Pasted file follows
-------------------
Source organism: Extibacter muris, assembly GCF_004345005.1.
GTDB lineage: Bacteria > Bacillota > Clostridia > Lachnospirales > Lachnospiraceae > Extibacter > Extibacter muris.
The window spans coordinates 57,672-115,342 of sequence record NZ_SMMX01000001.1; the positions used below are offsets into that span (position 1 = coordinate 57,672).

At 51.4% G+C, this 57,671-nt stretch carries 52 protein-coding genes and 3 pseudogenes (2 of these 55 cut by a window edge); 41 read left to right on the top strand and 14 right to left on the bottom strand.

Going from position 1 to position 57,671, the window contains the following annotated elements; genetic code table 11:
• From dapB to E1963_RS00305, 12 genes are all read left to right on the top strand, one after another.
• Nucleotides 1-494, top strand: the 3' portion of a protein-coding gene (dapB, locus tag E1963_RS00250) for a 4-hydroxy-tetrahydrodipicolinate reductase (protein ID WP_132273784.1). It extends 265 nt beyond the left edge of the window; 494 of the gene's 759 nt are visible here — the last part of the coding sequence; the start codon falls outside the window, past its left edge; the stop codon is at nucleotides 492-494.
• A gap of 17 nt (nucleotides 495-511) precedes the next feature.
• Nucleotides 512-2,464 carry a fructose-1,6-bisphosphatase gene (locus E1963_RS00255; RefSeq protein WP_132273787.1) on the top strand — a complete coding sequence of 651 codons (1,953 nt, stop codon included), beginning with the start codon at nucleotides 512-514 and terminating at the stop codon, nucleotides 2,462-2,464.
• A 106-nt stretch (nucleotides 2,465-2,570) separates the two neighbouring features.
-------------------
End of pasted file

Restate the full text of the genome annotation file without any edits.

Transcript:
Source organism: Extibacter muris, assembly GCF_004345005.1.
GTDB lineage: Bacteria > Bacillota > Clostridia > Lachnospirales > Lachnospiraceae > Extibacter > Extibacter muris.
The window spans coordinates 57,672-115,342 of sequence record NZ_SMMX01000001.1; the positions used below are offsets into that span (position 1 = coordinate 57,672).

At 51.4% G+C, this 57,671-nt stretch carries 52 protein-coding genes and 3 pseudogenes (2 of these 55 cut by a window edge); 41 read left to right on the top strand and 14 right to left on the bottom strand.

Going from position 1 to position 57,671, the window contains the following annotated elements; genetic code table 11:
• From dapB to E1963_RS00305, 12 genes are all read left to right on the top strand, one after another.
• Nucleotides 1-494, top strand: the 3' portion of a protein-coding gene (dapB, locus tag E1963_RS00250) for a 4-hydroxy-tetrahydrodipicolinate reductase (protein ID WP_132273784.1). It extends 265 nt beyond the left edge of the window; 494 of the gene's 759 nt are visible here — the last part of the coding sequence; the start codon falls outside the window, past its left edge; the stop codon is at nucleotides 492-494.
• A gap of 17 nt (nucleotides 495-511) precedes the next feature.
• Nucleotides 512-2,464 carry a fructose-1,6-bisphosphatase gene (locus E1963_RS00255; RefSeq protein WP_132273787.1) on the top strand — a complete coding sequence of 651 codons (1,953 nt, stop codon included), beginning with the start codon at nucleotides 512-514 and terminating at the stop codon, nucleotides 2,462-2,464.
• A 106-nt stretch (nucleotides 2,465-2,570) separates the two neighbouring features.